Second Industrial Revolution

Abstract In this brief paper, a description of two developments of industrialization that positively affected the United States and two developments that negatively affected the United States will be discussed. An analysis of whether or not industrialization was generally beneficial or detrimental to the lives of Americans and the history of the United States will be outlined.

Second US Industrial Revolution, 1870 -1910 In this brief paper, a description of two developments of industrialization that positively affected American lives and a description of two developments of industrialization that negatively affected American lives will be discussed. Further, an analysis of whether or not industrialization was generally beneficial or detrimental to the lives of Americans and the history of the United States will be analyzed.

During the 18th century the Industrial Revolution began in Great Britain, which at that time was the most powerful and wealthiest empire on the planet. Soon thereafter, other countries such as Germany, the United States and France became a part of this historical event.

The impact on the world was monumental. It changed the ways by how the world produced its goods. “It also changed our societies from a mainly agricultural society to one the in which industry and manufacturing was in control” (The Industrial Revolution). The Industrial Revolution, which in essence was an evolution, created a high demand for labor. As a result families migrated from the rural farm areas to the newly industrialized cities to find work.

“Once they got there, things did not look as bright as they did. To survive in even the lowest levels of poverty, families had to have every able member of the family go to work. This led to the high rise in child labor in factories.” (Child Labor). Children as young as six were put to work for very low, if any, wages, for long hours in deplorable conditions. “In the early decades of the twentieth century, the numbers of child laborers in the U.S. peaked.” (Child Labor Public Education Project). Child labor began to decline as labor reform movements grew and labor standards began improving.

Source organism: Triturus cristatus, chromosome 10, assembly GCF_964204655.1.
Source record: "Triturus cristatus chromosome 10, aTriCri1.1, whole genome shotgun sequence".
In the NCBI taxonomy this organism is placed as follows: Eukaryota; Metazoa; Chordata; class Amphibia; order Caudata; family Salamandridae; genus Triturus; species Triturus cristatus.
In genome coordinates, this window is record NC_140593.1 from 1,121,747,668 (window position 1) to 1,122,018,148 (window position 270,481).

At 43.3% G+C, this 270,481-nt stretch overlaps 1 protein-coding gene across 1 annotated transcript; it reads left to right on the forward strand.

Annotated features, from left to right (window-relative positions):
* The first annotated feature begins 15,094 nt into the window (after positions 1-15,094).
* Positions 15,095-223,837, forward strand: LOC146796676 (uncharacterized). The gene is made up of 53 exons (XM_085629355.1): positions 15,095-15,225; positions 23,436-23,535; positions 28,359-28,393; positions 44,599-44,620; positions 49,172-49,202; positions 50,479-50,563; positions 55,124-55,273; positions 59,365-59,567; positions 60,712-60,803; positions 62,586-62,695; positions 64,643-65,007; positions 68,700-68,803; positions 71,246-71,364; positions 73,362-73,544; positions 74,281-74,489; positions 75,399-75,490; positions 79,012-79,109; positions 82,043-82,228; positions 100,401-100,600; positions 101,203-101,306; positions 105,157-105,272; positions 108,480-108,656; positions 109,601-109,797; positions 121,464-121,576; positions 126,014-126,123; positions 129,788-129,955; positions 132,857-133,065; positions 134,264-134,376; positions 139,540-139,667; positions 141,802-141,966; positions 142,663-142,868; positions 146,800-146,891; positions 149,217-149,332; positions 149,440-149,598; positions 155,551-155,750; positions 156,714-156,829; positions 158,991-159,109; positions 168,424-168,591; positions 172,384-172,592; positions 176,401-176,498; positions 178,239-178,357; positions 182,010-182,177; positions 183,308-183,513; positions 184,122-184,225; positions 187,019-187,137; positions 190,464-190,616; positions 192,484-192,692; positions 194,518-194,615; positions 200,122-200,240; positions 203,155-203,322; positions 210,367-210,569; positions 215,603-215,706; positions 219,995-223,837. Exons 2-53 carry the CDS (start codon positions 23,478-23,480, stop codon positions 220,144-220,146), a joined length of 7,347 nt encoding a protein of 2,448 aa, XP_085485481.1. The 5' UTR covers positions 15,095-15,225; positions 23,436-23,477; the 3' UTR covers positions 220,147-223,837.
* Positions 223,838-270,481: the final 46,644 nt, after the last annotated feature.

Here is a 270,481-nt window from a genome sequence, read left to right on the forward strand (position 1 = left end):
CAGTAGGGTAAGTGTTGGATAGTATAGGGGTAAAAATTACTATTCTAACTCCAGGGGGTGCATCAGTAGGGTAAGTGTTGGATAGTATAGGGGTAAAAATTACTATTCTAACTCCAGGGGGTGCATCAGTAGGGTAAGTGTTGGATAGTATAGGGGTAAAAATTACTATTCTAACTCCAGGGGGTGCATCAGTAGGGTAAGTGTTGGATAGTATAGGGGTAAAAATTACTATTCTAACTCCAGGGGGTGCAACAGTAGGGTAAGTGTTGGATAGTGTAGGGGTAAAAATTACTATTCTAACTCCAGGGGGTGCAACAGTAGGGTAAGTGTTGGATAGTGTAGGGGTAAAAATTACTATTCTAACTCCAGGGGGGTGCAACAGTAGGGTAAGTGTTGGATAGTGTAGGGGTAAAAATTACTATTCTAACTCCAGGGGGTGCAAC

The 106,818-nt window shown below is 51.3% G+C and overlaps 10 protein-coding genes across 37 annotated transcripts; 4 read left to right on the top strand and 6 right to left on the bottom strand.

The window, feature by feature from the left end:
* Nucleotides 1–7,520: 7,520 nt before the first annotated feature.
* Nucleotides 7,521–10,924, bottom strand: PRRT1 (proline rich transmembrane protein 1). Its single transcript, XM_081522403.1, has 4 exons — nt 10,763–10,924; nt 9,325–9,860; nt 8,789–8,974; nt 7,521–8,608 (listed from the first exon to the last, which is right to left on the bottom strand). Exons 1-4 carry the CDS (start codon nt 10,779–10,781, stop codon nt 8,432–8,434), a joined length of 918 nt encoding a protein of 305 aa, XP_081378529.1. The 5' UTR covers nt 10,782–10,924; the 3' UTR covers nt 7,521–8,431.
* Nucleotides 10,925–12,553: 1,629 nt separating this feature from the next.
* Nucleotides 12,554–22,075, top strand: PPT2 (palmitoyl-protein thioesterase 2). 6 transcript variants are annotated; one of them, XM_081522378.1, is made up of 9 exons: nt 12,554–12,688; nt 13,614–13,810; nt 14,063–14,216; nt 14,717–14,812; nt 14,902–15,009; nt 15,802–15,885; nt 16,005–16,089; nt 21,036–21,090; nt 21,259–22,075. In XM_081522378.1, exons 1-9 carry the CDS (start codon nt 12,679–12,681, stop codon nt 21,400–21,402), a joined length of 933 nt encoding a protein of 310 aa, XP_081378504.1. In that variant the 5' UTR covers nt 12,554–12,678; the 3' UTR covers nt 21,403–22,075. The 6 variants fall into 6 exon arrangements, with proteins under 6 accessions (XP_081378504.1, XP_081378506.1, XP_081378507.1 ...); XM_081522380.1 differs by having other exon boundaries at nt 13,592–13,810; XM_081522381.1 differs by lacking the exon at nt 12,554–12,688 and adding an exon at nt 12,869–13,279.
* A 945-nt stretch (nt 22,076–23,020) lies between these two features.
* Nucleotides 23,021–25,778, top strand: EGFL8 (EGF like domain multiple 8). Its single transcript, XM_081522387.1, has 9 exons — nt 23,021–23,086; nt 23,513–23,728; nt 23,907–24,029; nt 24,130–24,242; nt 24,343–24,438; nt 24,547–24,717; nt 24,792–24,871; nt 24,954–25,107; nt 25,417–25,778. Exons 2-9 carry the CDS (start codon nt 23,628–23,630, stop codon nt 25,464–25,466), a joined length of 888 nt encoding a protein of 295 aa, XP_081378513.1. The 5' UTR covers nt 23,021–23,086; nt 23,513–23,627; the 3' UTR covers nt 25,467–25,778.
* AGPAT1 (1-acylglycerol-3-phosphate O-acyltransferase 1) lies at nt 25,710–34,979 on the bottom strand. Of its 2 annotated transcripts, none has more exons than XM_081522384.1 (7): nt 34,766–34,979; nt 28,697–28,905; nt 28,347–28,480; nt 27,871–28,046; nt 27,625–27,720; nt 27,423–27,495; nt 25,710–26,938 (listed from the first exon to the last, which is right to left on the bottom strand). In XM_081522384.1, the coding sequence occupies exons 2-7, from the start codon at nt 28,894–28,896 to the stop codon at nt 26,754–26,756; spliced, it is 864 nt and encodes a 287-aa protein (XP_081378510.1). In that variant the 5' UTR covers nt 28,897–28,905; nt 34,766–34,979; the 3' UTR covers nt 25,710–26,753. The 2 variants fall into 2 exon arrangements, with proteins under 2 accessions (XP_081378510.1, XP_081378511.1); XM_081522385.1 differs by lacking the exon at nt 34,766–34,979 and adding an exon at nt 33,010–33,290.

Various organizations, led by working women and middle-class consumers shared goals of challenging child labor. According to the article “Child Labor Public Education Project”, the National Child Labor Committee’s work to end child labor was combined with efforts to provide free, compulsory education for all children, and culminated in the passage of the Fair Labor Standard Act in 1938, which set federal standards for child labor. Thus the employment of children as young as six years old was a black mark on U.S. history and a negative result of the Industrial Revolution.

Another negative aspect of the impact of the Industrial Revolution was the effect it had on the infrastructure of American cities. Cities were ill-prepared for the increase in population brought about by the advent of country people migrating to its centers. (According to James Olsen, at the dawn of the Industrial Revolution, 98 percent of the people of the world lived in rural setting and functioned in subsistence economies).